A heart attack is mostly preceded by a blood vessel disease that is called arteriosclerosis or hardening of the arteries.
Arteriosclerosis can lead to circulatory disorders as well as to a complete blockage of the arteries and circulation, depending on the degree of the condition. In this case, arteriosclerosis of the coronary vessels, known as coronary heart disease (CHD), may result in a heart attack.
Controllable risk factors are often related to a person’s lifestyle.
These factors are:
• high blood pressure
• elevated cholesterol
• diabetes mellitus
• physical inactivity
Uncontrollable risk factors are:
• family history
Controllable Risk Factors
High Blood Pressure
High blood pressure is a significant risk factor for a heart attack and is defined by repeated blood pressure values over 140/90 mmHg.
It is often present for a long time without noticeable symptoms or discomfort. However, even in this time without symptoms and discomfort high blood pressure damages the body massively since it causes arteriosclerosis of all vessels including the coronary vessels.
Smoking increases the risk of a heart attack exponentially compared to non-smokers and is one of the most dangerous risk factors.
Cigarette smoke causes and increases arteriosclerosis and blood vessel disease at the same time in various ways. There are no differences between men and women in this respect.
Giving up smoking can reduce this high risk so that it can be compared to the risk level of a person who has never smoked.
Cholesterol belongs to the category of blood fats. Cholesterol is absorbed with food and is also produced by the body itself. The blood cholesterol can be divided into subgroups, LDL cholesterol and HDL cholesterol. LDL cholesterol is considered “bad” cholesterol because it contributes significantly to the development of arteriosclerosis and the risk of a heart attack increases considerably. HDL cholesterol has a protective effect against arteriosclerosis and is regarded as “good” cholesterol.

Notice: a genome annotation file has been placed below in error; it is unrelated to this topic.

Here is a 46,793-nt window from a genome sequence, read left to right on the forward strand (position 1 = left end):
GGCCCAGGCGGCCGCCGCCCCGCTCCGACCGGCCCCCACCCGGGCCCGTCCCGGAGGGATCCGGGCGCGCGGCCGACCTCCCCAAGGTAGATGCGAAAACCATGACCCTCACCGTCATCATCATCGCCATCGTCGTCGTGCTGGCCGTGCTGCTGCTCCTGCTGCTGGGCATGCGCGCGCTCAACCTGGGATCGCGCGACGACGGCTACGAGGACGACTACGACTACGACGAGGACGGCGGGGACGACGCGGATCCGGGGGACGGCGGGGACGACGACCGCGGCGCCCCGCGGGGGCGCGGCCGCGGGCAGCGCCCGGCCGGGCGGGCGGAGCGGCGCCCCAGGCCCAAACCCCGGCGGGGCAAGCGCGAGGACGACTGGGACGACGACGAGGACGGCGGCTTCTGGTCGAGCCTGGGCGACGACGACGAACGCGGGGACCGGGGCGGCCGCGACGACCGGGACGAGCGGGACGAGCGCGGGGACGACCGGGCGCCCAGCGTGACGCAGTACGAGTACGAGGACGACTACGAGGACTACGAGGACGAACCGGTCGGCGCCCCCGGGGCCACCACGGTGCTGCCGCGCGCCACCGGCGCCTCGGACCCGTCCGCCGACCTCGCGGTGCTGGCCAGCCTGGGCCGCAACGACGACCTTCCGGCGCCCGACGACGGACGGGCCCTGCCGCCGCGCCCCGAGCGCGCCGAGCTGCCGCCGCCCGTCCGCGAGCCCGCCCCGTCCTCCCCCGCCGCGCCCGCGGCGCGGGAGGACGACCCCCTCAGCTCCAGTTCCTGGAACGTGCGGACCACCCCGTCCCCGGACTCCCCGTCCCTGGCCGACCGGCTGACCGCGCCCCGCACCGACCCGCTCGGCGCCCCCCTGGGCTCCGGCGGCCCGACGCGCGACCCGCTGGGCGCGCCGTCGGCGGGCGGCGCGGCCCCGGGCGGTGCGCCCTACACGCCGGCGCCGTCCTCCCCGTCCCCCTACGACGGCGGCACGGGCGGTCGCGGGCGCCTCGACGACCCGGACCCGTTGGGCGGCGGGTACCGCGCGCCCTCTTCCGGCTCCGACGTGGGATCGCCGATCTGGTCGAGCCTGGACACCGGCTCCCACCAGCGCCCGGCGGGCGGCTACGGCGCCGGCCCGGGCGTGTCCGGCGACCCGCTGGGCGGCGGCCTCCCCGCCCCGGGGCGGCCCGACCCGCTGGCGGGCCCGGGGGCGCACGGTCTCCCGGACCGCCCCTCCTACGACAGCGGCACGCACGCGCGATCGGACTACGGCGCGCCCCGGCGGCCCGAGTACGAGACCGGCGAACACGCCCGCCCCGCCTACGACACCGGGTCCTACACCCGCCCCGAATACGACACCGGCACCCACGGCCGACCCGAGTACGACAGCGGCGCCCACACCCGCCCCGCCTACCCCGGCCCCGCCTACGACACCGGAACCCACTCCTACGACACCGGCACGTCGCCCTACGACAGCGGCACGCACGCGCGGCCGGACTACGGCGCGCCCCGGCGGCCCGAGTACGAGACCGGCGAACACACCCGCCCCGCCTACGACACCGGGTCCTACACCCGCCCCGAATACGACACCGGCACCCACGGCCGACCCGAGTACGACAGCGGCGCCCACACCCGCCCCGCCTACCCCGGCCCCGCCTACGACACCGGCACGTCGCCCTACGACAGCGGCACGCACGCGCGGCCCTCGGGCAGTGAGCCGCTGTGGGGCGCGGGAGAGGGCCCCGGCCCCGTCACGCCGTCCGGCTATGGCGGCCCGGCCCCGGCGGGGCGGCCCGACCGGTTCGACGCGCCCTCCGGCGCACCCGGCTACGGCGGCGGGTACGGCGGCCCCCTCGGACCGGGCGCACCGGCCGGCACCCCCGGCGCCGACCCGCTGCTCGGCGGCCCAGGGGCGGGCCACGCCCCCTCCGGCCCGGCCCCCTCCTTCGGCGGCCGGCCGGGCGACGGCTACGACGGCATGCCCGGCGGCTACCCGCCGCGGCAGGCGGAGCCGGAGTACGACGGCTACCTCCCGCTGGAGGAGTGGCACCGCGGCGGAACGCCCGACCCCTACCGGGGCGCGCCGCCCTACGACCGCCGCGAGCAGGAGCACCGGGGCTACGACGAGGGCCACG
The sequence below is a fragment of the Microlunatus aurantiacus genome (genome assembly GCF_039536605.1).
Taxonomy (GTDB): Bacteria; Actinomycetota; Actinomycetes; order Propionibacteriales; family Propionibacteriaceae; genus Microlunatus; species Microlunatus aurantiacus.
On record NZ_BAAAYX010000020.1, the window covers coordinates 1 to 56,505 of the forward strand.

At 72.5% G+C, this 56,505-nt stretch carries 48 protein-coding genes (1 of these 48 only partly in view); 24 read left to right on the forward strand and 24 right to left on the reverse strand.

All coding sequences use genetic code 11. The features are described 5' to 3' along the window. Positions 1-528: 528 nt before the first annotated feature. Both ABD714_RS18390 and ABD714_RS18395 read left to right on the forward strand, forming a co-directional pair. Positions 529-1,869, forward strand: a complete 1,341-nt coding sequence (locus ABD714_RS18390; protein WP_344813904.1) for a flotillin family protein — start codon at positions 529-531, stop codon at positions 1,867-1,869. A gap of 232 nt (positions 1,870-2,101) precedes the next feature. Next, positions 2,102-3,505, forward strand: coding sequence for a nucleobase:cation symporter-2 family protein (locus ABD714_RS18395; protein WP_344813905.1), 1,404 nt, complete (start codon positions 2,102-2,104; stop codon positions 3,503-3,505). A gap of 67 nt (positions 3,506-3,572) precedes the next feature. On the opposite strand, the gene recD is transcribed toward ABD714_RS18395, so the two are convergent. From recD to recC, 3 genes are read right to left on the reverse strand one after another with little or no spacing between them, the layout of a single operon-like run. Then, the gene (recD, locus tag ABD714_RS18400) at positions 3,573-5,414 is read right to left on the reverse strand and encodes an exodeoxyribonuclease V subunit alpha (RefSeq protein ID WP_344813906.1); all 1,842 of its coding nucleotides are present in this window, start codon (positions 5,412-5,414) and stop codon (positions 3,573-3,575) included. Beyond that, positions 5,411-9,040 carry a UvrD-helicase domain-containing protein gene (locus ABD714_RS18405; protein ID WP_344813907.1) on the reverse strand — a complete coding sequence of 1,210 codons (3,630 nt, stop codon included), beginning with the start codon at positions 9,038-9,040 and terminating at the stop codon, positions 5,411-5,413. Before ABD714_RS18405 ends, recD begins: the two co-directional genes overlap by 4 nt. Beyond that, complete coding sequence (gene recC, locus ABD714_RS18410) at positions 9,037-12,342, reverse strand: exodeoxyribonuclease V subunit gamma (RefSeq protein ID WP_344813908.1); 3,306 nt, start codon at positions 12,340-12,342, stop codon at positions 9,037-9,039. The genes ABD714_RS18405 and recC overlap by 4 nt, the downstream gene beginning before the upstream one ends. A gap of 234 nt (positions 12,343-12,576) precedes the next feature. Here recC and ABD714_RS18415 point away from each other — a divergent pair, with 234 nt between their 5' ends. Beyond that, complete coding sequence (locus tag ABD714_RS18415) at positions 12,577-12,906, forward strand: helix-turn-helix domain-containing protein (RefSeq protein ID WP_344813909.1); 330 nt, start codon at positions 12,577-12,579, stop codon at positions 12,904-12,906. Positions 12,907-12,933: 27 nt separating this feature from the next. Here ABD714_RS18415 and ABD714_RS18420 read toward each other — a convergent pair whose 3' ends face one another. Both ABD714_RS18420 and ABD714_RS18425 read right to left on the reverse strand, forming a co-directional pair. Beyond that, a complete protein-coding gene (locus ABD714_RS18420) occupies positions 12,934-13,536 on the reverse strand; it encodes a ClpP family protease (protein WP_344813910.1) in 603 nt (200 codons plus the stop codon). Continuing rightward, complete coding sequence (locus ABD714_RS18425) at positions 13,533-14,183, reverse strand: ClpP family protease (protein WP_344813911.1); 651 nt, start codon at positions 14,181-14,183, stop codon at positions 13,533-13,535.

Elevated cholesterol exists when blood levels are over 200 mg/dl. The value of LDL cholesterol should not exceed 150 mg/dl and the value of HDL cholesterol should not be lower than 40 mg/dl.
Elevated blood sugar, a symptom of diabetes, damages the body’s blood vessels directly and causes arteriosclerosis.
Overweight, high blood pressure and elevated blood fats are conditions that often occur together with diabetes. These factors alone promote the development of arteriosclerosis considerably.
Together with elevated blood sugar levels, the probability of developing heart and blood vessel diseases rises significantly.
The risk of a heart attack grows the longer the patient has the disease and depends on the quality of long-term blood sugar regulation as well as the treatment of coexisting diseases.
Overweight and Physical Inactivity
Overweight occurs mostly when the calorie intake exceeds the calorie requirements of the body.
Physical inactivity itself lowers the basal metabolic rate by reducing the muscle cells of the body and thus, supports overweight.
Overweight is mostly found along with elevated blood fats, a diabetic metabolic condition and elevated blood pressure.
All these factors promote the development of arteriosclerosis and together increase the risk of a heart attack significantly.
Prolonged stress related to feeling overstrained, anger and insufficient relaxation leads to a continuous increase of stress hormones in the blood.
In the long run, this can cause arteriosclerosis and damage to the blood vessels which raises the risk of a heart attack.
The risk of a heart attack increases with age because of cardiovascular diseases, which are caused by the natural aging process of the blood vessels and changes in their tissue structure.
It is also possible to develop other diseases that lead to arteriosclerosis and heart attacks because people live longer.
Men develop heart diseases on average 10 years earlier than women do.
The female sex hormone, estrogen seems to have a protective effect. After menopause, this effect is lost so that heart attacks become one of the most common causes of death in women over 65.
People whose family has a history of heart attacks and blood vessel diseases, especially in young ages, are more at risk to develop these diseases, even if other risk factors are not present.
Nowadays, family history is regarded as an independent risk factor on its own.